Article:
Boulder is on its way to becoming a gigabit city

By Roxann Elliott

On election day, the city of Boulder won the right to provide high-speed internet service by a pronounced landslide. Now, the city must decide how to implement such a system.

Ballot Issue 2C gives Boulder the authority to offer broadband directly or in partnership with an existing internet service provider. It passed with 83.87 percent of the vote.

“You can’t get 85 percent of the people to agree if it’s daytime or nighttime,” says Boulder Mayor Matt Appelbaum.

The vote was made necessary by a state bill passed in 2005 prohibiting cities from providing broadband internet service. However, the law stipulates that residents can vote to allow their city to provide broadband.

Notably, Boulder’s ballot issue faced almost no opposition. By comparison, telecommunications companies spent over $400,000 in an effort to defeat a similar ballot issue in Longmont in 2011.

“Comcast is in the process of buying up Time Warner and trying to convince the feds that this isn’t some antitrust problem,” Appelbaum notes. “There is a theory that, while they’re in the middle of that, the last thing Comcast needs to demonstrate is how they’re trying to stifle any competition”

Moreover, Longmont’s success in passing a similar issue has put economic pressure on Boulder to compete.

“It was very obvious that the business community in Boulder was very strongly supportive of this,” says Appelbaum. “It was almost certain that it was going to win handily and of course it won in a crazy landslide.”

Now, Boulder must decide how to move forward. They likely can’t replicate the system in Longmont where a municipal electric utility already exists. Still, there’s room to learn from their neighbors up the road.

“The electric utility that I’m in charge of here back in the 90’s was looking for improved communications between the substations,” explains Tom Roiniotis, the general manager for Longmont Power and Communications. “Something today that they call a smart grid. We were looking to build a smart grid before they even coined that term.”

The city elected to install fiber-optic cables for the purpose. They recognized the potential for utilizing the infrastructure to provide consumer internet, and in 2000 found a telecom provider willing to invest in building out the fiber-optic loop. Unfortunately, the company folded and walked away from the project.

Then, SB 152 was passed in 2005. Longmont first attempted to pass a ballot issue reestablishing the city’s right to provide broadband service in 2009, but with over $200,000 spent in opposition, the ballot issue failed.

When the city tried again in 2011, many people wanted to see a business plan for the proposed broadband network. The city was more concerned with regaining the authority to provide internet service before spending money on a business plan.

“I saw what incumbent providers did to business plans during an election process in other areas of the country,” Roiniotis explains. “Once a question gets on the ballot, a municipality can’t advocate for it at all.”

After the 2011 ballot issue passed, the city contracted a feasibility study. From there, they needed residents to approve funding.

“Our city charter requires we go back to the voters to vote on a bond issue,” Roiniotis says. “Everything that we do is done in public, it’s done in an open meeting, and people get to vote.”

“You don’t’ get to vote on what Comcast does or doesn’t do.”

That’s one of the big issues at play in Boulder and other cities across the state. Telecommunication companies will invest in the infrastructure for high-speed internet, but it requires a hefty initial investment.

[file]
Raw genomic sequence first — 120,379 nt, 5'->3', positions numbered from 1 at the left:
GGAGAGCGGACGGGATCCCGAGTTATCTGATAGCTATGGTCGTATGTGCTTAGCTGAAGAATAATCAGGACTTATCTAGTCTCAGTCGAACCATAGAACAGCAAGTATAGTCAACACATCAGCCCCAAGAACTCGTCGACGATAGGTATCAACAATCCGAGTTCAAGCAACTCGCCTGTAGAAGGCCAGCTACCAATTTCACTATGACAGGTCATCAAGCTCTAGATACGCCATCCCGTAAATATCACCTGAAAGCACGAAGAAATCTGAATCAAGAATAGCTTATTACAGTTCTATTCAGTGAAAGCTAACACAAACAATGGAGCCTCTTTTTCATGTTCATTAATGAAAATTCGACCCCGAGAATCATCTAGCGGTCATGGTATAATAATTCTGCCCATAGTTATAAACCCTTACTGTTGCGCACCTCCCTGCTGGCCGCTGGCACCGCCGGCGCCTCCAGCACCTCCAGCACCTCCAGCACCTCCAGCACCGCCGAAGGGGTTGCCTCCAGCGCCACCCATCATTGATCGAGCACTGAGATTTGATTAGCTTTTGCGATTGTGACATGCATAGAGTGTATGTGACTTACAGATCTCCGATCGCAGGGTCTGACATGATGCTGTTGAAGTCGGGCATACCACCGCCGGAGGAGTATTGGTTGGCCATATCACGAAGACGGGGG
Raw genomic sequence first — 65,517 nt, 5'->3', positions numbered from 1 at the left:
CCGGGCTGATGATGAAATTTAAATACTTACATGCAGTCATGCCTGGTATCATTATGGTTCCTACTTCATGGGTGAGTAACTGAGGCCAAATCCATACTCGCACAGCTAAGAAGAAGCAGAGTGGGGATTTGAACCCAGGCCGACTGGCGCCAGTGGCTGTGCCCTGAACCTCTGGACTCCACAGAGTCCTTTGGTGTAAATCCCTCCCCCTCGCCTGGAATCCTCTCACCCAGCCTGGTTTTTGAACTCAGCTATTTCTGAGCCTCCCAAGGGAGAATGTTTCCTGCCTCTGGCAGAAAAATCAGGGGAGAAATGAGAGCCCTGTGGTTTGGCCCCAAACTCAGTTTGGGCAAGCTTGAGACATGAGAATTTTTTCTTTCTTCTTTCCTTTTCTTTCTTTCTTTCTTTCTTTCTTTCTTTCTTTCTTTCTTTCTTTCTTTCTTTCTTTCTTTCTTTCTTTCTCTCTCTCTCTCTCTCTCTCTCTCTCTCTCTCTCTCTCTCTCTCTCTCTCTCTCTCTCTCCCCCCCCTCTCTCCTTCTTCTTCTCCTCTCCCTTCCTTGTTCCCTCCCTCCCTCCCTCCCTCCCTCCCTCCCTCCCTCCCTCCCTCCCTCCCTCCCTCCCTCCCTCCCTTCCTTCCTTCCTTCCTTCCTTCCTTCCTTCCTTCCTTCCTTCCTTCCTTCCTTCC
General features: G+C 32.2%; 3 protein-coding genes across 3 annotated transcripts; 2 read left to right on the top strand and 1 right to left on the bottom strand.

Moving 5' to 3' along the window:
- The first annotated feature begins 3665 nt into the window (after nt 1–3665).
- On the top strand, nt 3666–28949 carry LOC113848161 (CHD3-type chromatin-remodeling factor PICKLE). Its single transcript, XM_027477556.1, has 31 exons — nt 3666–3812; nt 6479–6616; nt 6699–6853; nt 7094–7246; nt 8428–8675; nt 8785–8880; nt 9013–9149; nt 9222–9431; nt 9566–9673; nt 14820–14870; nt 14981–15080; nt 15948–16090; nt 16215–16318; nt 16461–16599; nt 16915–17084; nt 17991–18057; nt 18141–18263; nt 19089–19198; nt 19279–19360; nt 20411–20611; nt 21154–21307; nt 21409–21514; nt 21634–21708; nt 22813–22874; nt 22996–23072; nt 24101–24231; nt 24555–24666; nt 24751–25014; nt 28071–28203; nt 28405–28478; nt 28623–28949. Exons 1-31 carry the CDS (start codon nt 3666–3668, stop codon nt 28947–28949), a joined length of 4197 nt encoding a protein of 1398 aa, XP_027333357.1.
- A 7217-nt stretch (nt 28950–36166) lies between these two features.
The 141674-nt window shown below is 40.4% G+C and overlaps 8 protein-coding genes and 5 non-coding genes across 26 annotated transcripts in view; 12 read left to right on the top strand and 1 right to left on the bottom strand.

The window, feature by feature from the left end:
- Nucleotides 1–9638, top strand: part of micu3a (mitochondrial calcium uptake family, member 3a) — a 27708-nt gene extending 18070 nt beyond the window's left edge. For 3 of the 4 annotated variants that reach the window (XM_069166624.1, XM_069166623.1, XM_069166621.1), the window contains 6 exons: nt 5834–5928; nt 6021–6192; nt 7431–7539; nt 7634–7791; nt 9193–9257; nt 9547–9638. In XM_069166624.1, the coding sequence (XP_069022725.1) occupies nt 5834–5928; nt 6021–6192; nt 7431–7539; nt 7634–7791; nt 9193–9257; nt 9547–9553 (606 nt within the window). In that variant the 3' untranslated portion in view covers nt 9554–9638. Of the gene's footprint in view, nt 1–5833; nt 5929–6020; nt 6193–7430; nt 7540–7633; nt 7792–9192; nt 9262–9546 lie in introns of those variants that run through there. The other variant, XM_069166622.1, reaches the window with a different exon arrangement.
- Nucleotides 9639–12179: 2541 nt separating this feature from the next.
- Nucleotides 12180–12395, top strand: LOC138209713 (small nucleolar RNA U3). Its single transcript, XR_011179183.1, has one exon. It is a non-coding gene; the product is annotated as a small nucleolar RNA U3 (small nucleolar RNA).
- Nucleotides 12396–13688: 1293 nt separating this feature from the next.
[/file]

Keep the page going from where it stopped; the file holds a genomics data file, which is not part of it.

For this reason, they’ll invest in areas of high population density and business demand, like Denver, before smaller cities. In Boulder’s case, as in Longmont, the voters decided they don’t want to wait for private investment.

That means it’s now up to Boulder to decide how to move forward.

“Before you partner, you have to figure out what you’re looking, what are the terms of the deal,” Appelbaum points out. “Usually you can get better deals the longer term it is, but then you also ought to be protected with technology innovation, which is the big Comcast problem right now. They don’t innovate; they don’t have to innovate.”

Now that the ballot issue has passed, Boulder is responsible for its own innovation, and to some extent, they’re playing catch-up.

“Nobody’s going to put up with service that’s significantly degraded form Longmont’s at significantly higher costs,” acknowledges Appelbaum.


Right now, Longmont is offering residential customers broadband service reaching 1 gigabit per second. The data is symmetrical, meaning customers achieve the same speed uploading as they do downloading.

Comcast offers a maximum download speed of 150 megabits per second.

As impressive as the bandwidth upgrade is, the system has room to expand. St. Vrain Valley School District is contracted with the city for internet service reaching 10 gigabits per second.

“I had two nightmares about this system,” Roiniotis admitted when asked about any problems Longmont has encountered in expanding their fiber-optic network. “One was that when we made it available, nobody would call. The other one would be everybody would call. What happened that first week was almost the second.”

“Within the first week we achieved a 20 percent penetration rate with one letter advertising the service to those 500 homes,” Roiniotis says, referring to the 500 residences to which broadband access was made available. “That exceeds our business plan’s projection at the end of the second year.”

“We’re scrambling right now to add workforce because we can’t keep up right now with the connects, which is a really good problem to have.”


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